Frustrated Democrats who want to replace House Minority Leader Nancy Pelosi have an urgent problem: there is no alternative.
After leading the House Democrats for 15 years, the San Francisco stalwart has total control of her caucus and is a massive fundraising force that her party cannot easily replace. And as the first female Speaker of the House (2007-2011), she has unique status and an array of female supporters, both inside and outside Congress.
Willie Brown, the first African-American mayor from Pelosi’s hometown, cautions in his latest column in the San Francisco Chronicle that those who want to replace Pelosi should be “careful what you ask for. You might wind up with even less.” He argues that Pelosi’s likeliest replacement would be House Minority Whip Steny Hoyer (D-MD), who would not bring anything new to the job: “The 78-year-old Hoyer is no new face or change agent, and neither are any of the other Democrats in the leadership line.” Pelosi, he argues, is “the only Democrat in the House who can command national attention,” and no one else in the party “can match her work ethic or fundraising prowess.”
In British elections, leaders of losing parties typically resign. But after losing control of the House in the massive Tea Party wave election of 2010, Pelosi clung to power. She has done so after every election since then. Ironically, her power within her caucus has grown with each loss, because the remaining Democrats are drawn from the same narrow urban base from which Pelosi draws her power, and whose priorities are reflected in the party’s ideology.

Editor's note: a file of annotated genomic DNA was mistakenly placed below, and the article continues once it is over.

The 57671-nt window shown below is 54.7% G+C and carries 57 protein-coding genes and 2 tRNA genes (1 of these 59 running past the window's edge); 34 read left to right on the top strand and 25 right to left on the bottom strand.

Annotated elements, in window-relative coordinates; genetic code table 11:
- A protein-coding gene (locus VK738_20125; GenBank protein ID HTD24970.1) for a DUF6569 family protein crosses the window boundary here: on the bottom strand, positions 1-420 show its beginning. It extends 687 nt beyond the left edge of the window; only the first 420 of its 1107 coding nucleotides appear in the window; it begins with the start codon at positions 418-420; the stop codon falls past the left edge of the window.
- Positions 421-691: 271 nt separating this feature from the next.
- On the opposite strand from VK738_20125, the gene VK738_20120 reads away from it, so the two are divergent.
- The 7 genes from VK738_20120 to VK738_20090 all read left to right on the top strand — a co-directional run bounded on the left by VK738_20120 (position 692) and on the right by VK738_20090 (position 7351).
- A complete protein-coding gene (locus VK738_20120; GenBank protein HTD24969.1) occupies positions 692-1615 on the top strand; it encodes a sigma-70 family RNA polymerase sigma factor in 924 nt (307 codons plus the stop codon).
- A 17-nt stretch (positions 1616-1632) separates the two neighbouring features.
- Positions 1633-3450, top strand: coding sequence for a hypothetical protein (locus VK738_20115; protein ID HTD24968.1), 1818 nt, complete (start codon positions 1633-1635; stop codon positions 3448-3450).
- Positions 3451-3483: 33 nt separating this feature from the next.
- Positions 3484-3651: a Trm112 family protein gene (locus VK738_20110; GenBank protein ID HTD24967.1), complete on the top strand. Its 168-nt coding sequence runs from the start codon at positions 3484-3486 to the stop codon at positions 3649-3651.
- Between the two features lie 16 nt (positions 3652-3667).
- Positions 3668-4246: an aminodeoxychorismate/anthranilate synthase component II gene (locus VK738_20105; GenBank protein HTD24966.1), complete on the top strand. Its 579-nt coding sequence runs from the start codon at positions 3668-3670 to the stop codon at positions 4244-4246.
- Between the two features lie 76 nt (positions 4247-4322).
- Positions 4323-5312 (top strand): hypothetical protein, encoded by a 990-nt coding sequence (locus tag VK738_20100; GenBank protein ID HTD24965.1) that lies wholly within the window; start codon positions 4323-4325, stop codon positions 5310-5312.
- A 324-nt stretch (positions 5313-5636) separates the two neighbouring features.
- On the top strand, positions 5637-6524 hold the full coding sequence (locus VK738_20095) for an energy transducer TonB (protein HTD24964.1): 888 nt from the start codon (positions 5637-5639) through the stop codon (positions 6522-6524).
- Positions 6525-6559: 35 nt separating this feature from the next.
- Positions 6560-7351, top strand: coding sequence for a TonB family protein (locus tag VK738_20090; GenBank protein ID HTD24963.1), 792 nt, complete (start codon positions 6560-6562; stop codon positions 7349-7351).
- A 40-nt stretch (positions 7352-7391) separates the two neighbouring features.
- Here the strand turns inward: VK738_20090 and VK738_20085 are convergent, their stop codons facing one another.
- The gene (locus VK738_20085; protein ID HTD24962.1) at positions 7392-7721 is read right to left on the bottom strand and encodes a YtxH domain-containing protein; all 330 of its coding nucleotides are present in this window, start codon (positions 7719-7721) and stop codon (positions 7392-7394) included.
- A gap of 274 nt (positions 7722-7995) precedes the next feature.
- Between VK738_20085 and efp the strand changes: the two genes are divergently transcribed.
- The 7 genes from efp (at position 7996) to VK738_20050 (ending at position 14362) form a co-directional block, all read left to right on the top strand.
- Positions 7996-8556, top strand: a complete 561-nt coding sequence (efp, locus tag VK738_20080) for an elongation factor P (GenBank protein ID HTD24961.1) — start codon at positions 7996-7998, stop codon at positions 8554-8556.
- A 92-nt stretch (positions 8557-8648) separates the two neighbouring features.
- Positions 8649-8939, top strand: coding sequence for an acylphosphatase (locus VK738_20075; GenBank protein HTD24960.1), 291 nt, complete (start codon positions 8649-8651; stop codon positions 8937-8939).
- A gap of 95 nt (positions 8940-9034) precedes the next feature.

The fate of those who have dared challenge Pelosi is instructive. Rep. Heath Shuler (D-NC), who ran against her in 2011, lost his seat to a Republican in 2012. Rep. Tim Ryan (D-OH), who challenged her in November, has failed to build a national profile. Pelosi has also strengthened her position by promoting members of key constituencies in the party, and by holding out the prospect of allowing younger members to serve in leadership roles.
If she goes, it would likely be after the next election — by which time it would be too late to save Democrats’ prospects for 2018. And in the meantime, Democrats would have to find a new candidate — something Pelosi would work to prevent.
Joel B. Pollak is Senior Editor-at-Large at Breitbart News. He was named one of the “most influential” people in news media in 2016. He is the co-author of How Trump Won: The Inside Story of a Revolution, is available from Regnery. Follow him on Twitter at @joelpollak.